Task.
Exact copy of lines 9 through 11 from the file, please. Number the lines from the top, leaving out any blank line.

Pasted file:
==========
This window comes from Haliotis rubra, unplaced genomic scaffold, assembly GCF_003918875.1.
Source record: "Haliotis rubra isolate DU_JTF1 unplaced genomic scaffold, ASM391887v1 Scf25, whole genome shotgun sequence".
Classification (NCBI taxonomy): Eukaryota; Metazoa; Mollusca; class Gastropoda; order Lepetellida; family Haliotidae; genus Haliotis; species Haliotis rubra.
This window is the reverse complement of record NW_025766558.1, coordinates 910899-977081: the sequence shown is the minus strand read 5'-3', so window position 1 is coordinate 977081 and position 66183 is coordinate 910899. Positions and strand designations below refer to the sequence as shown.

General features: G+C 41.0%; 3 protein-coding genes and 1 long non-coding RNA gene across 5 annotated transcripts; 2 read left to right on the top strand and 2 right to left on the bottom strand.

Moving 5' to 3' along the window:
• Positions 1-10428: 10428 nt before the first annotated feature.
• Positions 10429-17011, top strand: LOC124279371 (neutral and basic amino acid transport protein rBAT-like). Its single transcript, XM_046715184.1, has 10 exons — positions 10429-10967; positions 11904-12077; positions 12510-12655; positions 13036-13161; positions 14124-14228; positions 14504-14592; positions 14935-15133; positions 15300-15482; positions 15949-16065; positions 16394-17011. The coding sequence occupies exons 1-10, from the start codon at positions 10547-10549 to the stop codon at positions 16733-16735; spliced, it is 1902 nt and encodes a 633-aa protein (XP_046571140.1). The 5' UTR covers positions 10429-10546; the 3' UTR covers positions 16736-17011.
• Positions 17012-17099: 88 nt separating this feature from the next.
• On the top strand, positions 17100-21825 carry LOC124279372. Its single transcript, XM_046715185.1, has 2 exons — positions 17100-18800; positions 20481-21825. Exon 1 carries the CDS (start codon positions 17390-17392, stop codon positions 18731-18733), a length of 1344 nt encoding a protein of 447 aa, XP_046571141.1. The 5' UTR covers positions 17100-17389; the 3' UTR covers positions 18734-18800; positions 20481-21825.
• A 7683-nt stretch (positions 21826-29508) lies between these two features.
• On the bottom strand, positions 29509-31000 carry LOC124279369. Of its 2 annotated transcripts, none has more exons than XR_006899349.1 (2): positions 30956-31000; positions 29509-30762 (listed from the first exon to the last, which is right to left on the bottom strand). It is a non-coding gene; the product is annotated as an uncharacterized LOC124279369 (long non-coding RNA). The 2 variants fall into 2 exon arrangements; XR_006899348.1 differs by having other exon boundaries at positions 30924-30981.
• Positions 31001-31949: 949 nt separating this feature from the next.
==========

• Positions 17012-17099: 88 nt separating this feature from the next.
• On the top strand, positions 17100-21825 carry LOC124279372. Its single transcript, XM_046715185.1, has 2 exons — positions 17100-18800; positions 20481-21825. Exon 1 carries the CDS (start codon positions 17390-17392, stop codon positions 18731-18733), a length of 1344 nt encoding a protein of 447 aa, XP_046571141.1. The 5' UTR covers positions 17100-17389; the 3' UTR covers positions 18734-18800; positions 20481-21825.
• A 7683-nt stretch (positions 21826-29508) lies between these two features.